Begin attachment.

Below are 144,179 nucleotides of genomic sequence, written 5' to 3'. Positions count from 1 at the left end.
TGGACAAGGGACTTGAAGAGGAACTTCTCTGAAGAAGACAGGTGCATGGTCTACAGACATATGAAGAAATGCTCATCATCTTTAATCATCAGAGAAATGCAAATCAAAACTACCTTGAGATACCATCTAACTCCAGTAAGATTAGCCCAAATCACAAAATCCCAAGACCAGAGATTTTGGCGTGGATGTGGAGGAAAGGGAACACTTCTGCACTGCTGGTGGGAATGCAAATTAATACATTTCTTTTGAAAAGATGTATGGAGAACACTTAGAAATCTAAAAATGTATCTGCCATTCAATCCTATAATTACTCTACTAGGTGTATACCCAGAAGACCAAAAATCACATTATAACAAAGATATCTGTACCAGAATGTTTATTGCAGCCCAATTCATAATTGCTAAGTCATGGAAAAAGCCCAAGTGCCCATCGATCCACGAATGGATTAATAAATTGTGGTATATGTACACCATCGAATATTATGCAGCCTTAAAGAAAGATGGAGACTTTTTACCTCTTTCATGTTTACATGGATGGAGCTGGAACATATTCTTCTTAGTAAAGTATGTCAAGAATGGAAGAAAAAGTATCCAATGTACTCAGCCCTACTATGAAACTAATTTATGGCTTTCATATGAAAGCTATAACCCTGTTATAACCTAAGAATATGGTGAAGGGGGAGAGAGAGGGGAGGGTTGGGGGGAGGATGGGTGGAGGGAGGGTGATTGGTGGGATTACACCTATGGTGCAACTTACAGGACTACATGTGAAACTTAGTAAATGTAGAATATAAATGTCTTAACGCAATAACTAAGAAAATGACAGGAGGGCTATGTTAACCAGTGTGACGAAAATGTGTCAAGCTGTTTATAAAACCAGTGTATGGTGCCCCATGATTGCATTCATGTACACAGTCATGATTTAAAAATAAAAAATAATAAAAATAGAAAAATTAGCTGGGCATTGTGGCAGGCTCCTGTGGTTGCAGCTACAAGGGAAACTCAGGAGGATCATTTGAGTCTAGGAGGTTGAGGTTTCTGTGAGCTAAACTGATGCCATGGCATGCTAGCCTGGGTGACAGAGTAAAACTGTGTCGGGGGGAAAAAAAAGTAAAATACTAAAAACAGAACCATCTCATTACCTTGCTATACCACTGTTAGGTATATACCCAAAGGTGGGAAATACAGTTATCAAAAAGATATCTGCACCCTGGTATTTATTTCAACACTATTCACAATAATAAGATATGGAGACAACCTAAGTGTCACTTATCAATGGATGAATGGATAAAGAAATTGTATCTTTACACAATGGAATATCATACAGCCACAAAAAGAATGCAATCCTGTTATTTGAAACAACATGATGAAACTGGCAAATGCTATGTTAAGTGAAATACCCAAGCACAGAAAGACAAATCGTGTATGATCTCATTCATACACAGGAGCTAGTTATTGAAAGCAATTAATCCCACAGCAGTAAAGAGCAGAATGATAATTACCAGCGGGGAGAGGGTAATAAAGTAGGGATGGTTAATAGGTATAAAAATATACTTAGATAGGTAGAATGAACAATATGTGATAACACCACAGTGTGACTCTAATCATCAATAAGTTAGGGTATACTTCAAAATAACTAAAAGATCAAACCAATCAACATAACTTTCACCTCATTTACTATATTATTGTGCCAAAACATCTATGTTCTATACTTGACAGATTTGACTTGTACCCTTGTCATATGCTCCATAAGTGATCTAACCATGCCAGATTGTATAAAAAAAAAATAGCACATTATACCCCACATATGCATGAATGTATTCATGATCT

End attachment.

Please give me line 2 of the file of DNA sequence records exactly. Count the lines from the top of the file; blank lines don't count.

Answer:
TGGACAAGGGACTTGAAGAGGAACTTCTCTGAAGAAGACAGGTGCATGGTCTACAGACATATGAAGAAATGCTCATCATCTTTAATCATCAGAGAAATGCAAATCAAAACTACCTTGAGATACCATCTAACTCCAGTAAGATTAGCCCAAATCACAAAATCCCAAGACCAGAGATTTTGGCGTGGATGTGGAGGAAAGGGAACACTTCTGCACTGCTGGTGGGAATGCAAATTAATACATTTCTTTTGAAAAGATGTATGGAGAACACTTAGAAATCTAAAAATGTATCTGCCATTCAATCCTATAATTACTCTACTAGGTGTATACCCAGAAGACCAAAAATCACATTATAACAAAGATATCTGTACCAGAATGTTTATTGCAGCCCAATTCATAATTGCTAAGTCATGGAAAAAGCCCAAGTGCCCATCGATCCACGAATGGATTAATAAATTGTGGTATATGTACACCATCGAATATTATGCAGCCTTAAAGAAAGATGGAGACTTTTTACCTCTTTCATGTTTACATGGATGGAGCTGGAACATATTCTTCTTAGTAAAGTATGTCAAGAATGGAAGAAAAAGTATCCAATGTACTCAGCCCTACTATGAAACTAATTTATGGCTTTCATATGAAAGCTATAACCCTGTTATAACCTAAGAATATGGTGAAGGGGGAGAGAGAGGGGAGGGTTGGGGGGAGGATGGGTGGAGGGAGGGTGATTGGTGGGATTACACCTATGGTGCAACTTACAGGACTACATGTGAAACTTAGTAAATGTAGAATATAAATGTCTTAACGCAATAACTAAGAAAATGACAGGAGGGCTATGTTAACCAGTGTGACGAAAATGTGTCAAGCTGTTTATAAAACCAGTGTATGGTGCCCCATGATTGCATTCATGTACACAGTCATGATTTAAAAATAAAAAATAATAAAAATAGAAAAATTAGCTGGGCATTGTGGCAGGCTCCTGTGGTTGCAGCTACAAGGGAAACTCAGGAGGATCATTTGAGTCTAGGAGGTTGAGGTTTCTGTGAGCTAAACTGATGCCATGGCATGCTAGCCTGGGTGACAGAGTAAAACTGTGTCGGGGGGAAAAAAAAGTAAAATACTAAAAACAGAACCATCTCATTACCTTGCTATACCACTGTTAGGTATATACCCAAAGGTGGGAAATACAGTTATCAAAAAGATATCTGCACCCTGGTATTTATTTCAACACTATTCACAATAATAAGATATGGAGACAACCTAAGTGTCACTTATCAATGGATGAATGGATAAAGAAATTGTATCTTTACACAATGGAATATCATACAGCCACAAAAAGAATGCAATCCTGTTATTTGAAACAACATGATGAAACTGGCAAATGCTATGTTAAGTGAAATACCCAAGCACAGAAAGACAAATCGTGTATGATCTCATTCATACACAGGAGCTAGTTATTGAAAGCAATTAATCCCACAGCAGTAAAGAGCAGAATGATAATTACCAGCGGGGAGAGGGTAATAAAGTAGGGATGGTTAATAGGTATAAAAATATACTTAGATAGGTAGAATGAACAATATGTGATAACACCACAGTGTGACTCTAATCATCAATAAGTTAGGGTATACTTCAAAATAACTAAAAGATCAAACCAATCAACATAACTTTCACCTCATTTACTATATTATTGTGCCAAAACATCTATGTTCTATACTTGACAGATTTGACTTGTACCCTTGTCATATGCTCCATAAGTGATCTAACCATGCCAGATTGTATAAAAAAAAAATAGCACATTATACCCCACATATGCATGAATGTATTCATGATCT